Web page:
Mexique, A Refugee Story from the Spanish Civil War
Written by María José Ferrada
Illustrated by Ana Penyas
Translated by Elisa Amado
Eerdmans, 2020, 40 pp
Amidst the narratives of refugee children that reflect both history and contemporary times, Mexique uniquely and sensitively presents a historical story little known to many cultures. Yet, it reflects a familiar contemporary theme of separation as the result of loving parents who seek the best for their children. With sparse poetic verse, the child narrator shares his story of boarding the large ship, the Mexique, with over 400 other children on a journey that takes them far from home, supposedly for three or four months until “everything calms down.” They are fleeing the Spanish Civil War in 1937 as they travel from Spain to Mexico where they will be cared for and protected until the war subsides. The naïve understandings of the young child represent the innocence, loneliness, and fears of children affected by war, trusting others to care for them. This story takes place over the course of the trip across the ocean as the children play games, shed tears, and turn to other older children for comfort. Eventually they are welcomed in Mexico, and the story ends as they board the train for Morelia, their home for much longer than a few months. Historically, they became known as “The Children of Morelia.”
An afterward is provided at the book’s end explaining the historical context of the Spanish Civil War, a conflict between the Monarchy led by General Franco and the Republicans fighting for democracy, the side from which these children came. Once the longer-than-anticipated conflict ended with General Franco’s victory, the aftermath created danger in Spain for the Republicans due to Franco’s punishment as well as lack of resources for daily life. And, months later the beginning of World War II made Europe unsafe. Morelia was deemed a safer place, and the children remained there until 1948 and beyond. For many it became a permanent home.
With the narrative focused on the child narrator and the historical information shared at the end of the book in an Afterword, author Ferrada maintains the focus of the story on child refugees and the trauma of war. The book’s dedication creates an initial thought that brings together refugees of the past and present:
“To the Children of Morelia,
And to all those who are moving in search of a life without fear.”
While a closing comment in the Afterword similarly sustains this thought:
“We tell the story of one ship, knowing that there is no registry of all those who cross the sea, every day, seeking that basic human right: a life without fear.”
The illustrations within Mexique are somewhat haunting with the use of a black and white color palette, occasionally blurred and with accents of a dull red. The child-like style of the drawings is based on actual photographs and appears at times to be drawn over the actual images in the photographs. The illustrations elaborate the metaphoric verse with expressive figures and faces that share the sorrow of families watching their children depart, the seriousness of war as well as the innocence of playing war, the many perceptions of the ocean over time, and the welcoming crowds as the ship approaches Mexico.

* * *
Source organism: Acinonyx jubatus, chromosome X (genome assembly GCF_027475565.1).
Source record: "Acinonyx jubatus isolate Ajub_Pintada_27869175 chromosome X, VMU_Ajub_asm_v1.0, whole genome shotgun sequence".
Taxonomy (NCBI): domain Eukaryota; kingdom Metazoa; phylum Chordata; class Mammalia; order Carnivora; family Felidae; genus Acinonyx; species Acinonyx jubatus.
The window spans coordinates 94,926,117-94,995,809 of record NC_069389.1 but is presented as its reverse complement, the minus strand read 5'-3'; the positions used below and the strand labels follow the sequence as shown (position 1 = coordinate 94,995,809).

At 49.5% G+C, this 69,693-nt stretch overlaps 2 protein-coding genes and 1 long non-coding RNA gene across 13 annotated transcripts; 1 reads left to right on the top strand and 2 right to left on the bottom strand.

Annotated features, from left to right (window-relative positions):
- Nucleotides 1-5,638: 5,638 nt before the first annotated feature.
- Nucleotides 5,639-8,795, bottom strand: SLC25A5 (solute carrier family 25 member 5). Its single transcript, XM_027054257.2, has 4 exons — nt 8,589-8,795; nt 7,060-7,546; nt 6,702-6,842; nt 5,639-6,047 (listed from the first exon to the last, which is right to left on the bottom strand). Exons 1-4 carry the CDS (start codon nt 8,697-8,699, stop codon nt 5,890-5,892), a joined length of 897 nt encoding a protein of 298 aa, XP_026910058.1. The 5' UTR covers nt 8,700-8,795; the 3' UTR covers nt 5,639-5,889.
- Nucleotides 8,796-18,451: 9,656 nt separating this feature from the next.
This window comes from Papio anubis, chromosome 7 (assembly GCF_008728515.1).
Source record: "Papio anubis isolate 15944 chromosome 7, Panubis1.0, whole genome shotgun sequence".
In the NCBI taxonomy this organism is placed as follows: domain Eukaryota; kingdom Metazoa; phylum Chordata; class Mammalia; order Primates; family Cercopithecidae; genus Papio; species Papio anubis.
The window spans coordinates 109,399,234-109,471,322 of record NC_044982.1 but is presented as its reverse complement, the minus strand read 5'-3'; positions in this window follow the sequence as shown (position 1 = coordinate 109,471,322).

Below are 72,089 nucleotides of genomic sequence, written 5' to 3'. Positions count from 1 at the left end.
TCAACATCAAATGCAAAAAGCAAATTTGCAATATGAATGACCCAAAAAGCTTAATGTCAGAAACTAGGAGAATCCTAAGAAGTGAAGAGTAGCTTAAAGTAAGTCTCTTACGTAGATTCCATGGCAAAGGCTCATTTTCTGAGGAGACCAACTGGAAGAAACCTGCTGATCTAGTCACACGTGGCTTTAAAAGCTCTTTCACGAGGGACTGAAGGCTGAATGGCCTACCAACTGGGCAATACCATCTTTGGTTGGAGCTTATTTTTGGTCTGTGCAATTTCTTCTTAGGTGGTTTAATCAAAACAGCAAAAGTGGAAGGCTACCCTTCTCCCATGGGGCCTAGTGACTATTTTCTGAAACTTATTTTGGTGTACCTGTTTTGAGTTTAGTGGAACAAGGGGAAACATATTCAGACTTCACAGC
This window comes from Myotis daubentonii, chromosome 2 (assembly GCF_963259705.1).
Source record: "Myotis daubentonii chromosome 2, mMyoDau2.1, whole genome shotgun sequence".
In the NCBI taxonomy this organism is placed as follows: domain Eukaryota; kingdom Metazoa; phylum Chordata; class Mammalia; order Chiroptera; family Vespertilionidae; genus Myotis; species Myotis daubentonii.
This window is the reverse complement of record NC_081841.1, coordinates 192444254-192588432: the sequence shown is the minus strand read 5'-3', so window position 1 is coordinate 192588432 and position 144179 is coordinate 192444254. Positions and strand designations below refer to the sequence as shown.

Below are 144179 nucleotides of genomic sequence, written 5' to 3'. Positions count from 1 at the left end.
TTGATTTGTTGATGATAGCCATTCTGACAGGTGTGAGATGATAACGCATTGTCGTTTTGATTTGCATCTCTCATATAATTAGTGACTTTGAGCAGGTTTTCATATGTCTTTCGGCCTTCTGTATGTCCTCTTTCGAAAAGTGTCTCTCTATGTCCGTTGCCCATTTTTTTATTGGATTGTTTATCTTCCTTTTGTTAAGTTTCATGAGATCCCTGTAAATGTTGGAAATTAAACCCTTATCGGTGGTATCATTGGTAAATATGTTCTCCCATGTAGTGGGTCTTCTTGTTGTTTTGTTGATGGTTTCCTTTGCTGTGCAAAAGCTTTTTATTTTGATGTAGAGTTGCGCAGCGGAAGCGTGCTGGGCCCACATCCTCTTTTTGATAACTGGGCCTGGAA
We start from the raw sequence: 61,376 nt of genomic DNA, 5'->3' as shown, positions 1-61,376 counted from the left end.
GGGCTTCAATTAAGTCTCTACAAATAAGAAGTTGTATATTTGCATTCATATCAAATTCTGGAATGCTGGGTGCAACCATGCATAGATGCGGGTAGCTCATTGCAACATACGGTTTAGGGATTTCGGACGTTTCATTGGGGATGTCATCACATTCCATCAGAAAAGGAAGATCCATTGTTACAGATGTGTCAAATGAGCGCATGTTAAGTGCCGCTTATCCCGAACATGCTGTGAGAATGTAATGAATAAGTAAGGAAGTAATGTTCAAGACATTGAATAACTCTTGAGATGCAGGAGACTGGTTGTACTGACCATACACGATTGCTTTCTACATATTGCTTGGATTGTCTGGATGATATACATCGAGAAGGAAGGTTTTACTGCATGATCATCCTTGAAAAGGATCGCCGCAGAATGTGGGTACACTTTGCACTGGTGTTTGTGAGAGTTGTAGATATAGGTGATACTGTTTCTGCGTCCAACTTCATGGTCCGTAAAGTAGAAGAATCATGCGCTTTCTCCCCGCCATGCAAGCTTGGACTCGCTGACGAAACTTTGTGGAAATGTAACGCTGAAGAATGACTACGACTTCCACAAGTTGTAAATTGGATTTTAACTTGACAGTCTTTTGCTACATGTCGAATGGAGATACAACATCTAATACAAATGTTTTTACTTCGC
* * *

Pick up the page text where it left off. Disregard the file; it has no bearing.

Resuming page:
A statement at the narrative’s end addresses the extensive research and interviews upon which the story is based as well as the use of photographs of the “Children of Morelia” and the Mexique. Additionally, the publisher acknowledges Fulbright-National Geographic Digital Storyteller, Destry Maria Sibley, for her assistance. She is also a descendant of a Mexique passenger.
Mexique was selected to be on USBBY’s Outstanding International Book List for 2021 and the NCTE Notable Poetry List for 2021.
Refugee stories have been told in many ways during the past few years and Mexique adds a unique perspective to these books as well as addressing a common theme. Books that align well with this refugee theme might include: The Journey (Francesca Sanna, 2016), Marwan’s Journey (Patricia De Arias, 2018), The Day the War Came (Nicola Davies, 2016), Azzi in Between (Sara Garland, 2013), My Beautiful Birds (Suzanne Del Rizzo, 2017), Lubna and Pebble (Wendy Meddour, 2019).
Author María José Ferrada is a journalist and award-winning writer. Among these awards are the Academia Award for the best book published in Chile, her home country, the Santiago Municipal Literature Award, and the Chilean Ministry of Culture Award. In 2018 she received the Hispanic-American prize for poetry. Currently, living in Santiago, Chile, she works for the National Library of Chile as a children’s editor of a digital resource center. More information about her numerous titles can be found at https://tinhouse.com/author/maria-jose-ferrada/.
Illustrator Ana Penyas resides in Madrid, Spain and has received awards for her work in comic art. More information can be found at her website.
Janelle Mathis, University of North Texas
© 2021 by Janelle Mathis
WOW Review, Volume XIII, Issue 3 by Worlds of Words is licensed under a Creative Commons Attribution-NonCommercial-ShareAlike 4.0 International License. Based on work by Janelle Mathis at https://wowlit.org/on-line-publications/review/volume-xiii-issue-3/7/